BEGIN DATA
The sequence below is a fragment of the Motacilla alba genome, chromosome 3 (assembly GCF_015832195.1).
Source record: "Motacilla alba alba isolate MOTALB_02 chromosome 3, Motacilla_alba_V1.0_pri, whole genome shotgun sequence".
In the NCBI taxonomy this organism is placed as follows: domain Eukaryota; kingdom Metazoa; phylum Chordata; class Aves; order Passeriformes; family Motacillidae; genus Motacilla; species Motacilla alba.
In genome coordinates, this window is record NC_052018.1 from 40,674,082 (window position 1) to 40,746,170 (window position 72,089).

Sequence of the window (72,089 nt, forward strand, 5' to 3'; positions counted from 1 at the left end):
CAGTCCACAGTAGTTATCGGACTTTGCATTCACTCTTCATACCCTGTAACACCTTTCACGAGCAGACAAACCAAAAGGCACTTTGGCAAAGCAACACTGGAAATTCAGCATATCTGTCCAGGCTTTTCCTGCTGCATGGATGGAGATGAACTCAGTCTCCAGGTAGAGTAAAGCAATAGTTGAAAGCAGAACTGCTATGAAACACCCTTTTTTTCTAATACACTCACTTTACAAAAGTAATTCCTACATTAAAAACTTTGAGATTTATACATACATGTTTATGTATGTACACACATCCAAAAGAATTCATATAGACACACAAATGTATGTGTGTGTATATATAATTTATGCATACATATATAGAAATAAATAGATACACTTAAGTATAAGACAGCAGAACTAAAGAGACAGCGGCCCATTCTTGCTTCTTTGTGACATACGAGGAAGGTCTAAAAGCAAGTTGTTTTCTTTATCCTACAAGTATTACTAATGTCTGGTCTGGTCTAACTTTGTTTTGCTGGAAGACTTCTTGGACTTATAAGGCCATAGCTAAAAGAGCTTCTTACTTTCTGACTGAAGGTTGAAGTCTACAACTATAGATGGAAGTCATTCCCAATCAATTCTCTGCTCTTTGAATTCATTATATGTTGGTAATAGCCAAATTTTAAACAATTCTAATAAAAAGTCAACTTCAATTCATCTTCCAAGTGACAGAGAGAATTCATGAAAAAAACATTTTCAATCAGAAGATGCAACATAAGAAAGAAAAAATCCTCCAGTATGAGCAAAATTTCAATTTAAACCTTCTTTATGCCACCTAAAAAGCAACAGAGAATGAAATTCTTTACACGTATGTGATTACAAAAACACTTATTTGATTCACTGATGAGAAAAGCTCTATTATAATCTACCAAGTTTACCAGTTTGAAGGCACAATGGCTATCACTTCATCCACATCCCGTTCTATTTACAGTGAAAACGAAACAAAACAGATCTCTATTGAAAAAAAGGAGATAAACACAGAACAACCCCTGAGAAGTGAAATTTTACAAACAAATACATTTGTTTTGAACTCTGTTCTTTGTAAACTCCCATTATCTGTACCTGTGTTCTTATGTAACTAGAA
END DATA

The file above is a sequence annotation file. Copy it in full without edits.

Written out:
The sequence below is a fragment of the Motacilla alba genome, chromosome 3 (assembly GCF_015832195.1).
Source record: "Motacilla alba alba isolate MOTALB_02 chromosome 3, Motacilla_alba_V1.0_pri, whole genome shotgun sequence".
In the NCBI taxonomy this organism is placed as follows: domain Eukaryota; kingdom Metazoa; phylum Chordata; class Aves; order Passeriformes; family Motacillidae; genus Motacilla; species Motacilla alba.
In genome coordinates, this window is record NC_052018.1 from 40,674,082 (window position 1) to 40,746,170 (window position 72,089).

Sequence of the window (72,089 nt, forward strand, 5' to 3'; positions counted from 1 at the left end):
CAGTCCACAGTAGTTATCGGACTTTGCATTCACTCTTCATACCCTGTAACACCTTTCACGAGCAGACAAACCAAAAGGCACTTTGGCAAAGCAACACTGGAAATTCAGCATATCTGTCCAGGCTTTTCCTGCTGCATGGATGGAGATGAACTCAGTCTCCAGGTAGAGTAAAGCAATAGTTGAAAGCAGAACTGCTATGAAACACCCTTTTTTTCTAATACACTCACTTTACAAAAGTAATTCCTACATTAAAAACTTTGAGATTTATACATACATGTTTATGTATGTACACACATCCAAAAGAATTCATATAGACACACAAATGTATGTGTGTGTATATATAATTTATGCATACATATATAGAAATAAATAGATACACTTAAGTATAAGACAGCAGAACTAAAGAGACAGCGGCCCATTCTTGCTTCTTTGTGACATACGAGGAAGGTCTAAAAGCAAGTTGTTTTCTTTATCCTACAAGTATTACTAATGTCTGGTCTGGTCTAACTTTGTTTTGCTGGAAGACTTCTTGGACTTATAAGGCCATAGCTAAAAGAGCTTCTTACTTTCTGACTGAAGGTTGAAGTCTACAACTATAGATGGAAGTCATTCCCAATCAATTCTCTGCTCTTTGAATTCATTATATGTTGGTAATAGCCAAATTTTAAACAATTCTAATAAAAAGTCAACTTCAATTCATCTTCCAAGTGACAGAGAGAATTCATGAAAAAAACATTTTCAATCAGAAGATGCAACATAAGAAAGAAAAAATCCTCCAGTATGAGCAAAATTTCAATTTAAACCTTCTTTATGCCACCTAAAAAGCAACAGAGAATGAAATTCTTTACACGTATGTGATTACAAAAACACTTATTTGATTCACTGATGAGAAAAGCTCTATTATAATCTACCAAGTTTACCAGTTTGAAGGCACAATGGCTATCACTTCATCCACATCCCGTTCTATTTACAGTGAAAACGAAACAAAACAGATCTCTATTGAAAAAAAGGAGATAAACACAGAACAACCCCTGAGAAGTGAAATTTTACAAACAAATACATTTGTTTTGAACTCTGTTCTTTGTAAACTCCCATTATCTGTACCTGTGTTCTTATGTAACTAGAA